• Dubnow, Simon. “The Beginnings: The Baal Shem Tov (Besht) and the Center in Podlia.” In Essential Papers on Hasidism: Origins to Present. Edited by Gershon David Hundert, 25–57. New York and London: New York University Press, 1991.

    Dubnow (b. 1860–d. 1941) was the founder of research on Hasidism. This article was originally a chapter of his Hebrew book Toldot Hahasidut (1931)—the first and only attempt to write a comprehensive history of Hasidism up to 1815. This article includes biographical notes of Besht’s life and leadership. Some of his conclusions were later challenged, but the scope of this study gives it enduring worth.

  • Etkes, Immanuel. The Besht: Magician, Mystic, and Leader. Translated by Saadya Sternberg. Hanover, NH: University Press of New England, 2012.

    Originally published in 2005, this book examines the legacy of the Besht in three basic areas: magic, mysticism, and leadership. Shows the magical context in which the Besht served as a ba’al shem. Investigates the correlation between the Besht’s religious mystical experience and his theology. The author argues that while in reality the Besht did not establish the Hasidic movement, he set an example for this later development.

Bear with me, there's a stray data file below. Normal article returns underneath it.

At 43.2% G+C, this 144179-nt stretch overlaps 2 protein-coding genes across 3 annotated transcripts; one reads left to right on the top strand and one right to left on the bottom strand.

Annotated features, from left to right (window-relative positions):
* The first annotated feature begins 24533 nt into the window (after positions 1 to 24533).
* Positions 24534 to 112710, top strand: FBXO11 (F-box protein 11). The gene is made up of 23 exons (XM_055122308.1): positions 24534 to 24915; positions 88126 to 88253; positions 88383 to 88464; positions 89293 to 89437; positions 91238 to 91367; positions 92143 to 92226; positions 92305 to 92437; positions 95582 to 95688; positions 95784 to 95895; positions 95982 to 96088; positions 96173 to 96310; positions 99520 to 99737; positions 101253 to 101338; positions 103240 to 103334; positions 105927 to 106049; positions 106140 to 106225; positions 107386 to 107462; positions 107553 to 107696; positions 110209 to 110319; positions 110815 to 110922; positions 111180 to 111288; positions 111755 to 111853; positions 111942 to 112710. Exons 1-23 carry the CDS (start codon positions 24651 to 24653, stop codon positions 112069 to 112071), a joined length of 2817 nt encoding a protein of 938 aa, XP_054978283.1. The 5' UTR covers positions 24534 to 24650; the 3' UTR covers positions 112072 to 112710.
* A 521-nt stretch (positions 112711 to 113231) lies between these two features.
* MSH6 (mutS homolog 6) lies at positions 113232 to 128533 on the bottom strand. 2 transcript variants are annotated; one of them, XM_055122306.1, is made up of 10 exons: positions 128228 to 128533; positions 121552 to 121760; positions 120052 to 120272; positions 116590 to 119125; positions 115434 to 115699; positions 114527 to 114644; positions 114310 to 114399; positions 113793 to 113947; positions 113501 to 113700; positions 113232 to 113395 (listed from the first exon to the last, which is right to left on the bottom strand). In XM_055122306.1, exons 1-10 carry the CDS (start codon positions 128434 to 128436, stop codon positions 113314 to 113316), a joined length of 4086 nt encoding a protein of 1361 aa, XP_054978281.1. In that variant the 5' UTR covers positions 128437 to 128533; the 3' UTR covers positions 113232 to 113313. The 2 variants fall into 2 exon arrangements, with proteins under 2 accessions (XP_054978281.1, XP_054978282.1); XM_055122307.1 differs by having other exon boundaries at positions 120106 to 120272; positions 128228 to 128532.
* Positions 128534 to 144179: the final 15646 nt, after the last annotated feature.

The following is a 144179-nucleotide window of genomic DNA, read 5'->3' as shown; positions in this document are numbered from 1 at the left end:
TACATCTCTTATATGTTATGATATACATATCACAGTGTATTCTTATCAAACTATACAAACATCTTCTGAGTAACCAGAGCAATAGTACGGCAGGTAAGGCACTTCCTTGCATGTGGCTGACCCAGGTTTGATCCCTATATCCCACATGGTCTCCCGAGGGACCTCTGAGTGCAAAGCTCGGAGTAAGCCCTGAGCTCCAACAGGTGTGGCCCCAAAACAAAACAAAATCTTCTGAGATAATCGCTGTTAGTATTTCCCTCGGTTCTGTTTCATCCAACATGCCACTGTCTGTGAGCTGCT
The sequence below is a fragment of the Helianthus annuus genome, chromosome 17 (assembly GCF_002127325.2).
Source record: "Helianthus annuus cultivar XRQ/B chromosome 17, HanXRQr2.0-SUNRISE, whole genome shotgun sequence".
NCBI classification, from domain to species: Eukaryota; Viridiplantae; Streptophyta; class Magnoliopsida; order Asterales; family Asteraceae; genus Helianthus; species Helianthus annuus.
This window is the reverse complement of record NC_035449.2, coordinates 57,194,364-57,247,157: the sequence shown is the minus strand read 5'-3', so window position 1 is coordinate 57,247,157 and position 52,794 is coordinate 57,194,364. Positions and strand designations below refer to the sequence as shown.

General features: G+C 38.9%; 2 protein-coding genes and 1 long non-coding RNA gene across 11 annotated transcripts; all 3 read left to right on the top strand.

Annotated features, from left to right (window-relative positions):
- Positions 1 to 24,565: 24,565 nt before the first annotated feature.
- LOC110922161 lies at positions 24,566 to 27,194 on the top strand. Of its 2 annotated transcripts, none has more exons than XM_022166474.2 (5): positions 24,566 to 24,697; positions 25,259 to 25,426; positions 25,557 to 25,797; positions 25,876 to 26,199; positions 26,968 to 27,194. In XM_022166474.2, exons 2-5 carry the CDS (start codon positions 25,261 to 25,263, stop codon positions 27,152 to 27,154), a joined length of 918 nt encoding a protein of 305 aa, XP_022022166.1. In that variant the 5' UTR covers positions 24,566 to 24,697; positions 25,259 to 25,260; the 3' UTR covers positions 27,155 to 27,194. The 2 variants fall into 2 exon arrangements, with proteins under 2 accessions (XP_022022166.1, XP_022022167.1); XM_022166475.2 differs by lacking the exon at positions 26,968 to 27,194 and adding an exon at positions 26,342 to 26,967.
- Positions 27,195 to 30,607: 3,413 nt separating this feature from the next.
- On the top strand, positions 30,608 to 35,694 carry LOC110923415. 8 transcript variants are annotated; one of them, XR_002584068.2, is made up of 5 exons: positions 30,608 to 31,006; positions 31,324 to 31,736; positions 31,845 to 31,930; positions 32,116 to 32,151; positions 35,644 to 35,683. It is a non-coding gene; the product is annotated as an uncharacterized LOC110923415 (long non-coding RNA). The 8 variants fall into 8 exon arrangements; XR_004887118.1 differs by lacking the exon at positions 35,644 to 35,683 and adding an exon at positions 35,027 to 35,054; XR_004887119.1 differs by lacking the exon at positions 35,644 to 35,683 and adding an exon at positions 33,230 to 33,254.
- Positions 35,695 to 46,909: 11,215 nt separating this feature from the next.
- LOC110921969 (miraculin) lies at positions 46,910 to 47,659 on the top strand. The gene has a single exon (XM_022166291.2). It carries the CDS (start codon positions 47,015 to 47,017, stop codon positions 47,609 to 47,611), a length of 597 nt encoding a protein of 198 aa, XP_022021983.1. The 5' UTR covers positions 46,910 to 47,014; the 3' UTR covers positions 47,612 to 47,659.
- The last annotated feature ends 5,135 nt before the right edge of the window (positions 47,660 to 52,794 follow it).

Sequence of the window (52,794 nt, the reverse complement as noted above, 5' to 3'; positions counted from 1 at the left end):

• Rosman, Moshe. Founder of Hasidism: A Quest for the Historical Ba’al Shem Tov. Berkeley and Los Angeles: University of California Press, 1996.

    Offers a comprehensive and innovative biography of the Besht. Examines the verity of sources available, presenting a cautious reading. Calls for a minimalist reading of sources, especially of In Praise of the Ba’al Shem Tov (Shivhei Ha-Besht) (cited under Hagiography). Includes new archival discoveries on the Besht, showing him as a “man of his time,” officially recognized in his community. Places the Besht in the wider context of the Polish-Lithuanian Commonwealth and his dwelling town, Międzybóż.

  • Scholem, Gershom. “The Historical Image of Rabbi Israel Ba’al Shem Tov.” In The Latest Phase: Essays on Hasidism by Gershom Scholem. Edited by David Assaf and Esther Liebes, 106–145. Tel Aviv: ‘Am ‘Oved, 2008.

    Scholem (b. 1897–d. 1981) was the founder of the scholarly study of Jewish mysticism. This article, first published in 1960, reexamines the popular image of the Besht. Relying on available Hebrew sources, it deals with some biographical matters and forms a more realistic image, including the magical theurgic activities of the Besht. In Hebrew.